Change and Predictability of Children’s Behavioral Adjustment in Tanzanian Pre-primary Schools

  • Theresia Julius ShavegaEmail author
  • Cathy van Tuijl
  • Daniel Brugman
Original Paper



Research in Western countries has shown the contribution of early teacher–child relationships and classroom emotional support on children’s behavioral adjustment in pre-schools. Results with regard to the direction and strengths of the relationships seem inconclusive, moreover, such research is lacking in African countries.


To examine the change and predictability of children’s behavioral adjustment in Tanzanian pre-primary schools.


Longitudinal data were collected twice over a 1-year interval. Twenty teachers and their 310 children from 20 schools in the Ilala district, Dar es Salaam region, participated in the study. Methods used for data collection were teacher questionnaires and classroom observation.


Results showed that over time, children’s aggressive behavior and teacher–child conflict decreased, whereas teacher–child closeness increased. Prosocial and anxious behavior remained stable. Multilevel and longitudinal analyses indicated that teacher–child closeness and conflict predicted children’s aggressive behavior. Children’s prosocial and anxious behavior predicted teacher–child closeness, while their prosocial, aggressive and anxious behavior at the individual level and anxious behavior at the aggregated class level predicted teacher–child conflict.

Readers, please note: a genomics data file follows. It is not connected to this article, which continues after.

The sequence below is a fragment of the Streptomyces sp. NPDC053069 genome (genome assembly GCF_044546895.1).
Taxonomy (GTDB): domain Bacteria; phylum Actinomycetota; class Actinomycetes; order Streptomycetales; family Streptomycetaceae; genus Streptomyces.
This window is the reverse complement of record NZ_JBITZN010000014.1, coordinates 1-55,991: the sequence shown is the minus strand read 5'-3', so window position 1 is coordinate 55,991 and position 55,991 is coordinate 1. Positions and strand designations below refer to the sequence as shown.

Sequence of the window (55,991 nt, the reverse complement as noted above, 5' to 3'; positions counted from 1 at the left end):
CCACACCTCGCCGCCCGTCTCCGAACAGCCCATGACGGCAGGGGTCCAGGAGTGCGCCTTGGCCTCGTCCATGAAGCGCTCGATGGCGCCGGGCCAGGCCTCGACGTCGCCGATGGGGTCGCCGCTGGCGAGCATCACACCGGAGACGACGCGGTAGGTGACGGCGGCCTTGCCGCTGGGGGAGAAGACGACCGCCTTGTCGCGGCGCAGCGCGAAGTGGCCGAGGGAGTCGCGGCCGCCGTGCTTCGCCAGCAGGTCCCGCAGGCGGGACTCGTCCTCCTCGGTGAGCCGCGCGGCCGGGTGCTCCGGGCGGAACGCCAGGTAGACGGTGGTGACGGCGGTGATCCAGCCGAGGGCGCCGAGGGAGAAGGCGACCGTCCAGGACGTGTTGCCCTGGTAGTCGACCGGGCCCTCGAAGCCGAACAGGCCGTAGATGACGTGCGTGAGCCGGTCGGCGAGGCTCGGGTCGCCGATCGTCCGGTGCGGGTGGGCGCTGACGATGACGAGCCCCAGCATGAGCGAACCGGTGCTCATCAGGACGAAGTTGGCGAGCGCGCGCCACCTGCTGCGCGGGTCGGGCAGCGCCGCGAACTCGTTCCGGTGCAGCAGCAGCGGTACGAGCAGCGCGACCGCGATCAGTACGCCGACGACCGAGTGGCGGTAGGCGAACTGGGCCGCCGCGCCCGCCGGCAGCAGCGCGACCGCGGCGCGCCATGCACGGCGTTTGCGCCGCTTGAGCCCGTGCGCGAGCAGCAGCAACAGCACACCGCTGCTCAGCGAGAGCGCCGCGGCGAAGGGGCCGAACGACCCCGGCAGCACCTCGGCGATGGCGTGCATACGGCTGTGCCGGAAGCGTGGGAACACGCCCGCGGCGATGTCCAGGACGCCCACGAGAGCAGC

Teacher–child relationships and children’s behavior relate in a bidirectional way. If the relationship between a teacher and a child is characterized by conflict, children are more likely to develop difficult behavior and teachers find it more difficult to manage the children. These results imply that pre-primary teachers need to be trained on how to identify signs of behavioral problems in children and to establish an emotional supportive classroom environment and teacher–child closeness for a positive school trajectory in children.


Children’s behavioral adjustment Teacher–child relationship Classroom emotional support Longitudinal multilevel study 



Funding was provided by Netherland Fellowship Programme (NFP) PhD Programme 2011 (Grant No. CF7439/2011).

Compliance with Ethical Standards

Conflict of interest

Theresia J. Shavega, Cathy van Tuijl, and Daniel Brugman declare that they have no potential conflict of interest on this study.

Ethical Approval

The study was approved by the Utrecht University’s Faculty of Behavioral and Social Sciences who introduced a researcher to the Regional Administrative Secretary (RAS) in Dar es Salaam Tanzania through a written letter. Permission to conduct a study in the country was issued by RAS. RAS introduced the researcher to the heads of schools, who introduced the researcher to a pre-primary class teacher.

Informed Consent

Informed consent was sought from the teachers and they agreed to participate in the study. The class teacher sought informed consent from the parents to whether they should allow their children to participate in the study or not. Only children who received their parents’ consent, participated in the study.


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© Springer Science+Business Media, LLC, part of Springer Nature 2019

Authors and Affiliations

  • Theresia Julius Shavega
    • 1
    Email author
  • Cathy van Tuijl
    • 2
  • Daniel Brugman
    • 2
  1. 1.The Open University of TanzaniaDar es SalaamTanzania
  2. 2.Utrecht UniversityUtrechtThe Netherlands

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